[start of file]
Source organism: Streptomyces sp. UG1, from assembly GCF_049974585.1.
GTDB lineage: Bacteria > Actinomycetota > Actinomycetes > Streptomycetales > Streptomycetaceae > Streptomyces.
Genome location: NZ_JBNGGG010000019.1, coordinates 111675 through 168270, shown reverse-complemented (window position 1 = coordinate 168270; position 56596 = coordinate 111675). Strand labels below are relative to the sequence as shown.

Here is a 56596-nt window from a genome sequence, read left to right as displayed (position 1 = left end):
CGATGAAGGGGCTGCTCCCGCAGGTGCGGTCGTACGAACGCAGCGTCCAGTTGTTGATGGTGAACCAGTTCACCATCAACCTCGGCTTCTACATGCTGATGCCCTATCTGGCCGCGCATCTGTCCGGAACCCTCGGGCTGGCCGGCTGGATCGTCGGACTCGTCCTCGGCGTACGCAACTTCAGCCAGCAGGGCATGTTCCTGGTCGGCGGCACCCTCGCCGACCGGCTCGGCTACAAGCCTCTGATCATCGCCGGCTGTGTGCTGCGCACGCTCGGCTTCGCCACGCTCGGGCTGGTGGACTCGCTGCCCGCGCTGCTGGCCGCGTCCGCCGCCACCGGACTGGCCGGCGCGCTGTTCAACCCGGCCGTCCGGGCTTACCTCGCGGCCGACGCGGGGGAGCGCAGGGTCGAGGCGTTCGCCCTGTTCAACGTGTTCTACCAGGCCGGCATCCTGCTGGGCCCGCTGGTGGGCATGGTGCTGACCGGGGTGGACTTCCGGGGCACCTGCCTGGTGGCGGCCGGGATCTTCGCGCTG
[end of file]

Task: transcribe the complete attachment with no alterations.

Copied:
Source organism: Streptomyces sp. UG1, from assembly GCF_049974585.1.
GTDB lineage: Bacteria > Actinomycetota > Actinomycetes > Streptomycetales > Streptomycetaceae > Streptomyces.
Genome location: NZ_JBNGGG010000019.1, coordinates 111675 through 168270, shown reverse-complemented (window position 1 = coordinate 168270; position 56596 = coordinate 111675). Strand labels below are relative to the sequence as shown.

Here is a 56596-nt window from a genome sequence, read left to right as displayed (position 1 = left end):
CGATGAAGGGGCTGCTCCCGCAGGTGCGGTCGTACGAACGCAGCGTCCAGTTGTTGATGGTGAACCAGTTCACCATCAACCTCGGCTTCTACATGCTGATGCCCTATCTGGCCGCGCATCTGTCCGGAACCCTCGGGCTGGCCGGCTGGATCGTCGGACTCGTCCTCGGCGTACGCAACTTCAGCCAGCAGGGCATGTTCCTGGTCGGCGGCACCCTCGCCGACCGGCTCGGCTACAAGCCTCTGATCATCGCCGGCTGTGTGCTGCGCACGCTCGGCTTCGCCACGCTCGGGCTGGTGGACTCGCTGCCCGCGCTGCTGGCCGCGTCCGCCGCCACCGGACTGGCCGGCGCGCTGTTCAACCCGGCCGTCCGGGCTTACCTCGCGGCCGACGCGGGGGAGCGCAGGGTCGAGGCGTTCGCCCTGTTCAACGTGTTCTACCAGGCCGGCATCCTGCTGGGCCCGCTGGTGGGCATGGTGCTGACCGGGGTGGACTTCCGGGGCACCTGCCTGGTGGCGGCCGGGATCTTCGCGCTG